pericla'se, madam-magnesia spinel and zirconia
the neutral ZrOz. ‘
fo‘i'stei‘ite. Ih supporter the ‘necessity or ‘iflcl'u'd
vMy new refractories can be melted in an elec
ing some ll% silica, I have found that the silica
melted and cast refractories can be made which
tric furnace and cast into preformed molds, for
to techniques
Fulcher. given
I have employed zirkite, zircon, magnesite, talc,
bauxite, kyanite and olivene although obviously
free systems zirconia-periclase and zirconia
55 magnesia spinel yield castings which ‘are porous
and subjectv to cracking during cooling. From
the practical standpoint these two binary systems
are less desirable ‘anyway because of the expense
What I claim is:
sterite in a non-crystalline matrix, the forster- V
1. A heat cast refractory consisting essentially
ite amounting to 21%.
of zirconia, magnesia, alumina and silica and
5. A heat cast refractory containing substan
in which the Zirconia is not less than 15% and
tial amounts of crystalline zirconia and forsterite
the silica is not less than 11% and the mols of
in a non-crystalline matrix and in which the zir
magnesia are substantially equal to the mols of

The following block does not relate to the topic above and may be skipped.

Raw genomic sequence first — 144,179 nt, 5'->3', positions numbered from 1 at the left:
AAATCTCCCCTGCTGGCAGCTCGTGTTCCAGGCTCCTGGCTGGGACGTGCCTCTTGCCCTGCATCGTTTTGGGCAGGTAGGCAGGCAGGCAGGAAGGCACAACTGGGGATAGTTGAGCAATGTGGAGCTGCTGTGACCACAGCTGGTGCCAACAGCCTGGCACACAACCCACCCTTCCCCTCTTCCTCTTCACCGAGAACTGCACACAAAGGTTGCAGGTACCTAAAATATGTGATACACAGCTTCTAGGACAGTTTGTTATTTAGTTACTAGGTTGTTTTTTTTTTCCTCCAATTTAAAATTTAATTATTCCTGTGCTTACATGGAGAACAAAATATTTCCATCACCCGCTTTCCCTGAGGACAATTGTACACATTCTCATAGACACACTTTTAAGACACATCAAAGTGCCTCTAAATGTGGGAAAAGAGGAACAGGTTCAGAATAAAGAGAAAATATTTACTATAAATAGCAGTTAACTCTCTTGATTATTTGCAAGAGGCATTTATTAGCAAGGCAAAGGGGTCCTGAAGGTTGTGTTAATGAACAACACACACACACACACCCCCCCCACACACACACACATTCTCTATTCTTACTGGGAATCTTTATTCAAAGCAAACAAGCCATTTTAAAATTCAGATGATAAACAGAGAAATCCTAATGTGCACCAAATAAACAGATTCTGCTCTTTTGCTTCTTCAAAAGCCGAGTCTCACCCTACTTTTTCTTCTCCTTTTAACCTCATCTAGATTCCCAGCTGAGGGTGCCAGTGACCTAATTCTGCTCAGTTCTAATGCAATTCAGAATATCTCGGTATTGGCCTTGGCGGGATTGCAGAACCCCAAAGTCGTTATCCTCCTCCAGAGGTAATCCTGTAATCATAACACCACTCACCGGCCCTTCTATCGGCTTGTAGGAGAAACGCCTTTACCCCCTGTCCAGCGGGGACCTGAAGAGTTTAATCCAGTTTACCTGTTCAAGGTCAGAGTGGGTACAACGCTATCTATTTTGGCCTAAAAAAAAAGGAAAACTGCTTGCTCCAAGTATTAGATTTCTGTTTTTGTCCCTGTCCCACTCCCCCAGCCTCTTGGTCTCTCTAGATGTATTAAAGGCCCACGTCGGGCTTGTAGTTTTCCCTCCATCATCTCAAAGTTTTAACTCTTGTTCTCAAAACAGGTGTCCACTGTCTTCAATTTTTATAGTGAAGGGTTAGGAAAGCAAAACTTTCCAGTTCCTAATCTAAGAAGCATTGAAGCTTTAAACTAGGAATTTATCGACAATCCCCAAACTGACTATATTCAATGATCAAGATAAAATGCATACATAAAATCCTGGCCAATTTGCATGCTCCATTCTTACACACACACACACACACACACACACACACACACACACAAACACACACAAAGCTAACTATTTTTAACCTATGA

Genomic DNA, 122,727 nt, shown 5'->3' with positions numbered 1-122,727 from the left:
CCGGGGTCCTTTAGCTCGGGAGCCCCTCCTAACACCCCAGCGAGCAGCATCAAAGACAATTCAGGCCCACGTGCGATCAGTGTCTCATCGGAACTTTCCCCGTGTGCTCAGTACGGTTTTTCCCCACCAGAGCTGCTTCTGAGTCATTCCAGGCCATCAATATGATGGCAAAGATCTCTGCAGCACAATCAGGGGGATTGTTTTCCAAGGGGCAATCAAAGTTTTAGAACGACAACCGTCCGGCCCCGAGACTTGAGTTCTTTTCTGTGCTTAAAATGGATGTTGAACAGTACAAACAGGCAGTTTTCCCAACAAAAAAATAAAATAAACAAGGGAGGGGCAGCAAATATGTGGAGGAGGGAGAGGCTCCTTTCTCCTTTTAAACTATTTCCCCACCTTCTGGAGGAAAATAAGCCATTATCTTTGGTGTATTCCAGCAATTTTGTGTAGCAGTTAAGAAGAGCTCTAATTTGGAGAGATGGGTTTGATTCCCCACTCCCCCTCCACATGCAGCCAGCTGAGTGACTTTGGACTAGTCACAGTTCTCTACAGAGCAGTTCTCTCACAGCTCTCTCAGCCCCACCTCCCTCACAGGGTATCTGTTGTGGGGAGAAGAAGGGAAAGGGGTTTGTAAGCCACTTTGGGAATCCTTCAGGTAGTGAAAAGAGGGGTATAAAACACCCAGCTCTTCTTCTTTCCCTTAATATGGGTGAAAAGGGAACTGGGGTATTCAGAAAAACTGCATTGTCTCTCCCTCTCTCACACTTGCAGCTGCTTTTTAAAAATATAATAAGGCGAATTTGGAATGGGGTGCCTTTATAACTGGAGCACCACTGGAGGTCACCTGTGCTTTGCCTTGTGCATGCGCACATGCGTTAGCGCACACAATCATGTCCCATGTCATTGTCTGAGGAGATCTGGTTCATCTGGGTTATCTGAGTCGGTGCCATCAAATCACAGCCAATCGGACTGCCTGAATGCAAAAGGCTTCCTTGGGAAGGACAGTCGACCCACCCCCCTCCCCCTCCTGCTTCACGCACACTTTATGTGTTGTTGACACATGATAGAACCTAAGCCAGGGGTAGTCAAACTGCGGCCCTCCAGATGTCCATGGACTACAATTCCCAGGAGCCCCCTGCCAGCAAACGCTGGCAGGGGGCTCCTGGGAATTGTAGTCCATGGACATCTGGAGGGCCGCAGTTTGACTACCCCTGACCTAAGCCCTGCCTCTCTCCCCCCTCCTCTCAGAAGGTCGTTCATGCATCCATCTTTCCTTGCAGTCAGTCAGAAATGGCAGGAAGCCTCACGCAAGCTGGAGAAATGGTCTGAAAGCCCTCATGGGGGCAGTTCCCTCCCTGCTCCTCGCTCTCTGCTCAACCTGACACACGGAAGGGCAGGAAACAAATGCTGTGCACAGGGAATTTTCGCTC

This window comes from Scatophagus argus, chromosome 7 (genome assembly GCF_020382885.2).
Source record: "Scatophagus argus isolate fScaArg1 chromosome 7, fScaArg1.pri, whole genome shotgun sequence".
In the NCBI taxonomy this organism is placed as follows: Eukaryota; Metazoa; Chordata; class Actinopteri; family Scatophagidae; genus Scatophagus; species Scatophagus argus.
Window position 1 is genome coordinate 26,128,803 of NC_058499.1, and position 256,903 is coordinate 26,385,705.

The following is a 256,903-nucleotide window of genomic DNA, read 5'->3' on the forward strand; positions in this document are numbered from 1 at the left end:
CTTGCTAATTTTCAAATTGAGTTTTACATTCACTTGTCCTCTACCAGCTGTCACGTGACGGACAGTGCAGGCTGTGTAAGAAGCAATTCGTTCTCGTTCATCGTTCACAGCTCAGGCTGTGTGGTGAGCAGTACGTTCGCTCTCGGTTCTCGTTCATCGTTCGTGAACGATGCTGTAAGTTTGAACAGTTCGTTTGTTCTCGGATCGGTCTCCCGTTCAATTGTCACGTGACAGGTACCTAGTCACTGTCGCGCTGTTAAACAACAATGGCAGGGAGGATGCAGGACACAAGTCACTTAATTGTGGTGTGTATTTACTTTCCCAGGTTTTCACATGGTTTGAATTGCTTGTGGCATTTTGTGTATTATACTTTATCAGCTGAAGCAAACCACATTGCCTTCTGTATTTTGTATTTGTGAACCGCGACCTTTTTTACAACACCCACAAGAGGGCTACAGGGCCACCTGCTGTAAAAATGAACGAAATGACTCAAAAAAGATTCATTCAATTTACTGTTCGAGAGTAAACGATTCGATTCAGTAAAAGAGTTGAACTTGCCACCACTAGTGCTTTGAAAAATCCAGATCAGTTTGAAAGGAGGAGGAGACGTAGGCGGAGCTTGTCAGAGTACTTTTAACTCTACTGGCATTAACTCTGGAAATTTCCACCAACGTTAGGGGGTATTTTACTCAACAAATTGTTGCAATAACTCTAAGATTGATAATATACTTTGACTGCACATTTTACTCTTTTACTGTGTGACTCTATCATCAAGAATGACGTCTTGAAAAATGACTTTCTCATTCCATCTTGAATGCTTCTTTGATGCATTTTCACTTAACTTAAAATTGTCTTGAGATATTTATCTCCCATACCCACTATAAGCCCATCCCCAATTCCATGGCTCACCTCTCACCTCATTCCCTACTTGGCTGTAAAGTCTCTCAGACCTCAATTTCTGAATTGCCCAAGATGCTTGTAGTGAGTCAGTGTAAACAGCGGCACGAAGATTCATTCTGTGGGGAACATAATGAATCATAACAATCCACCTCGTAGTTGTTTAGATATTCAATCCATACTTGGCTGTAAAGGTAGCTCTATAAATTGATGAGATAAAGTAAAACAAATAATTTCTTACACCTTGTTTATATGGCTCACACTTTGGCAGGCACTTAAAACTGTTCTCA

conia is not less than 15%, the silica is not less
alumina plus twice the mols of silica.
than 11% and. the magnesia is not less than 15%
2. A heat cast refractory consisting essentially
by weight by chemical analysis.
of zirconia, magnesia, alumina and silica and in
6. A heat cast refractory having as two of its
which the zirconia is not less than 15%, the alu 10 three major crystalline constituents zirconia and
mina is not less than 11%, the silica is not less
forsterite in a non-crystalline matrix and in
than 11% and the mols 0f magnesia are greater
than the mols of alumina plus twice the mols
of silica.
3. A heat cast refractory containing a substan
tial amount of crystalline Zirconia and over 21%
forsterite in a non-crystalline matrix and in
spinel and a sOlid solution of periclase, and zir
which the zirconia is not less than 15% and the
which the zirconia is not less than 15%, the sil
ica is not less than 11% and the MgO is not less
than 15% by weight by chemical analysis.
'7'. A heat cast refractory having as its major
conia, and containing by chemical analysis silica
between 11 and 24%, alumina between 10' to 40%,
20 zirconia between 15 to 59%, and magnesia be
4. A heat cast refractory having as two of its
tween 10 tO 53%.
major crystalline constituents zirconia and for
silica not less than 11% by weight by chemical